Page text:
Manisha - Collector of dreams.
Writer, performance artist, poetess & researcher at Neptune Archive; an archive of dreams, visions and hallucinations by the People of the World.
We had the honour of having Manisha as the face of our Time & Space range and are delighted to share a little more about her and her process.
What are your earliest memories of writing and when did it become something you wanted to pursue?
I grew up thinking I was rich because my childhood was filled with books. We lived in the islands, and my parents didn’t have much money then, but they made sure I had folk tales, novels and encyclopedias. I was in a constant state of enchantment. At the age of five, I told my mother and father that I would be a famous author. I am not so much interested in fame, but I have dedicated my life to bringing imaginations to light.
If I am away from my dreams and writing for too long I feel like I’m losing my soul. Keeping my imagination and spirit alive requires dedicating time to nurture it. It is a flame that must be stopped from ever going out.
Is there a piece of writing or perhaps a book that has really struck you and stuck with you on your journey? Or perhaps a writer you love.
In recent years my life and art has been moved by the poetry of Lal Ded, an iconoclastic 14th century Kashmiri saint/mystic who walked around with no clothes on. I am enamoured by the existentialism and glamour of Ukrainian-born Brazilian writer Clarice Lispector – her books A Breath of Life and Agua Viva have really stuck with me. At times I was reading passages that I felt I wrote – it was an experience of my inner labyrinths being seen and understood by someone I’d never met, such is the power of literature. I keep thinking about Richard Brautigan’s In Watermelon Sugar, Susan Sontag’s Regarding the Pain of Others, Ntozake Shange’s for colored girls who have considered suicide when the rainbow is enuf and Federico García Lorca’s The Theory and Play of the Duende. I am always reading and listening to folk tales, mythology and dreams.
Can you share a page from a dream journal?
I love that you have described the process of creating your work as '...going away on an inward journey, then sharing my findings with the world'. How do you prepare yourself for that inward journey or do you feel like it happens organically?
This is a way of being. I am a shy person who is also a performer. It is a funny dichotomy. Retreating into dreams, imaginations and travels for long periods of time, then sharing my thoughts, revelations and adventures. It is organic and innate.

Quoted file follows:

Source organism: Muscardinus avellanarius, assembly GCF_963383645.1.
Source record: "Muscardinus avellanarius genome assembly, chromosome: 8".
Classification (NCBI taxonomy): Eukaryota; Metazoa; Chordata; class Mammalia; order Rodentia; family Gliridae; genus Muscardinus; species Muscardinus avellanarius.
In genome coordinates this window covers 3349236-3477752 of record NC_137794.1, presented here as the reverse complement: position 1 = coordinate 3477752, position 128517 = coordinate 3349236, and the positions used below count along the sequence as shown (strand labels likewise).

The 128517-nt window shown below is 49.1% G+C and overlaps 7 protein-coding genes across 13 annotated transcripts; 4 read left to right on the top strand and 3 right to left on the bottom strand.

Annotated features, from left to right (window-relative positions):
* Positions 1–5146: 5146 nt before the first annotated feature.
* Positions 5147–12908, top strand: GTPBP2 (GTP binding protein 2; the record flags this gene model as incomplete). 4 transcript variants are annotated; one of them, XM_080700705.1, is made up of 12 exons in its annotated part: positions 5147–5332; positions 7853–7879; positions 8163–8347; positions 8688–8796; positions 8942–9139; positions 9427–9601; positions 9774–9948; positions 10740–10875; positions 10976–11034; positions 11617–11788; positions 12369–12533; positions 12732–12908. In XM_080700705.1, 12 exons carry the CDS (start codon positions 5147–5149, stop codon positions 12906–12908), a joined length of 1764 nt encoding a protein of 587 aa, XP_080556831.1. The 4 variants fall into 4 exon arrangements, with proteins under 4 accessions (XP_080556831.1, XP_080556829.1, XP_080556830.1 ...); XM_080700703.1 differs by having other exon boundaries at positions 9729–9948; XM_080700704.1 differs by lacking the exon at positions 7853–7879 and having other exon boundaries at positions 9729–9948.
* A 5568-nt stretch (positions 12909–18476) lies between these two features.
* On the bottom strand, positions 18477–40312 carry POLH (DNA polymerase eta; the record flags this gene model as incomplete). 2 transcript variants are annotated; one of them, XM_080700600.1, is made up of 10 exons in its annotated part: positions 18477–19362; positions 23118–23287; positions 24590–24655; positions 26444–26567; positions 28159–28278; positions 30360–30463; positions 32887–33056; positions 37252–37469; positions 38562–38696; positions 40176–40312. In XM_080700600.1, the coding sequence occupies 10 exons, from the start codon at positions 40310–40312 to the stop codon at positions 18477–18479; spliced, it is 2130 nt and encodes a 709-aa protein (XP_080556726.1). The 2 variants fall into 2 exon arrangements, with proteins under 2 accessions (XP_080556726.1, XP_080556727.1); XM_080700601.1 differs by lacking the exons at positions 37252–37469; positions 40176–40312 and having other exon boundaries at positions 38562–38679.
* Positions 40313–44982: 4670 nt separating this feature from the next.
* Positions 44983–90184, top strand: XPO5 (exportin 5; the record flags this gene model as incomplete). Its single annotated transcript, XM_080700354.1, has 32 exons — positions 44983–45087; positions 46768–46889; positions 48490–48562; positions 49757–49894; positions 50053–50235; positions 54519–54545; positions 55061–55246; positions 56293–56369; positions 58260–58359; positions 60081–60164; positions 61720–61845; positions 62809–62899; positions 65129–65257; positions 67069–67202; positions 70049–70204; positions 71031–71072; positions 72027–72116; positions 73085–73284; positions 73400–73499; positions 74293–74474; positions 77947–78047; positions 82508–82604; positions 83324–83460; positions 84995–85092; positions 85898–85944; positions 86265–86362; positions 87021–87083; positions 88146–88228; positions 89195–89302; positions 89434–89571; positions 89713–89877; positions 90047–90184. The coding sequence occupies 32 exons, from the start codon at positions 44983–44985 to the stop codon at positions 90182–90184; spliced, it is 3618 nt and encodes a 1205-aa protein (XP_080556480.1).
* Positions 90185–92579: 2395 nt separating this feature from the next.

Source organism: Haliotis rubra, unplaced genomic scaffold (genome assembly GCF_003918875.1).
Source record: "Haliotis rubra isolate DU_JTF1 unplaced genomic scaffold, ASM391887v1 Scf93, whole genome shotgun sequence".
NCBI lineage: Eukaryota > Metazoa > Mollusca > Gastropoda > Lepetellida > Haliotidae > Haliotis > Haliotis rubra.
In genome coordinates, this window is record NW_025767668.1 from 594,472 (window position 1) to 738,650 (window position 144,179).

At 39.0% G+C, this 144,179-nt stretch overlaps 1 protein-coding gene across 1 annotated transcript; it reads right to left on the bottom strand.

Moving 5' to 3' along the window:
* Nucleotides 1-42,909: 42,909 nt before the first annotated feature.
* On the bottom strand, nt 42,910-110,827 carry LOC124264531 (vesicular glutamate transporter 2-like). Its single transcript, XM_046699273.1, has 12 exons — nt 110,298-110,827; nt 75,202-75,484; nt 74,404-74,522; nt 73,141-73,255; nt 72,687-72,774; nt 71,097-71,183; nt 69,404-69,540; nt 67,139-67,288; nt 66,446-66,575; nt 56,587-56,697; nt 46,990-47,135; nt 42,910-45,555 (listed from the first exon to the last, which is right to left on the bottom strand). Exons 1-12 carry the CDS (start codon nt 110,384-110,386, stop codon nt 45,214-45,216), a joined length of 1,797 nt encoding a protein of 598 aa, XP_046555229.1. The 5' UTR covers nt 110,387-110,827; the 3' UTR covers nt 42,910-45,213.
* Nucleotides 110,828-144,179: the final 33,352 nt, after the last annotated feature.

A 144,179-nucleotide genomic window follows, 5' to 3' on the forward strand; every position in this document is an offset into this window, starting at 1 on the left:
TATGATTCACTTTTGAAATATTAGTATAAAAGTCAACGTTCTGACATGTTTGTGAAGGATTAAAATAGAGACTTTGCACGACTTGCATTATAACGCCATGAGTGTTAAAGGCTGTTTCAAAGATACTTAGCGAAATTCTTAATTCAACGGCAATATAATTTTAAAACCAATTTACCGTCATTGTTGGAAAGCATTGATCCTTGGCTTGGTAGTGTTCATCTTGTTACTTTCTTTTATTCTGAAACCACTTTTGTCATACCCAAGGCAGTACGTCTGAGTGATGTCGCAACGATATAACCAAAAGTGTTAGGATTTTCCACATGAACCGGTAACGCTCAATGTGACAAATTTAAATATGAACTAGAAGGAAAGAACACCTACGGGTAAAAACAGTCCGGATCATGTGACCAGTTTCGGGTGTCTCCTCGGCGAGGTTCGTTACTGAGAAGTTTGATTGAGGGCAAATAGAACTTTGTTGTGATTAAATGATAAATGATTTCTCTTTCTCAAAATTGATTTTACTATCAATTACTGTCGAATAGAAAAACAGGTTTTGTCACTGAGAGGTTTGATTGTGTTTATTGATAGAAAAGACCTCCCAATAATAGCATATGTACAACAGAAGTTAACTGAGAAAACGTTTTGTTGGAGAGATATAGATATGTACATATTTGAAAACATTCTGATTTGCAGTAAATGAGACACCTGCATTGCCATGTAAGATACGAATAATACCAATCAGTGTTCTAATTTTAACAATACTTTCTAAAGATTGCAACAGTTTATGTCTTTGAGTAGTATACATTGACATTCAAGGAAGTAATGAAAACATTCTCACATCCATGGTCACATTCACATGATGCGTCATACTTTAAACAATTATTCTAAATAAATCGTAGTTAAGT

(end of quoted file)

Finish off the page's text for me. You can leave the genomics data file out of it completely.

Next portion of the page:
Do you have any rituals you follow that help calm and ground your body and mind?
Writing down my dreams daily is a practice which is both grounding and stimulating. It is a process of reconciling activity between different realms that we exist on simultaneously; a way of balancing the travels of the spirit and limitations of the flesh. If I am away from my dreams and writing for too long I feel like I’m losing my soul. Keeping my imagination and spirit alive requires dedicating time to nurture it. It is a flame that must be stopped from ever going out.
I have been thinking a lot about meditative practices — the retreat and return. A few years ago, I meditated for ten days in Sarnath, a village on the outskirts of Benaras, India. Buddha taught the ‘four noble truths’ there. We would wake up at 4am to meditate. It was cold. I would sit in the meditation hall shivering, wrapped in an itchy woolly second-hand blanket. Books, writing materials and computers weren’t permitted. We had to take a vow of silence. At night, I listened to the howling of wild jackals. I think of that time of simplicity, silence and stillness. I remember that it was temporary. Just like our time of collective isolation.
What might you be listening to and/or reading that you'd love to recommend?
Last summer I became obsessed with Zamrock, a style of psychedelic rock, funk and traditional African music that emerged from Zambia in the 70s. Bands like Rikki Illilonga and Musi-O-Tunya, WITCH, Ngozi Family, Amanaz.
Paint me a mental image of a dream post-pandemic day in the life of Manisha
A painting of a circle in the sky to symbolise walking into the unknown.
What are you hopeful for, in terms of positive change, to come out of the challenges we've faced this year?
We are going through an uncomfortable and illuminating shift together. Imagination is really important right now – the collective imagination. I am hopeful that we can collectively throw away obsolete, oppressive systems of living and build a beautiful new world.
Manisha is pictured here in the Gemma dress
You can keep up with Manisha through the links below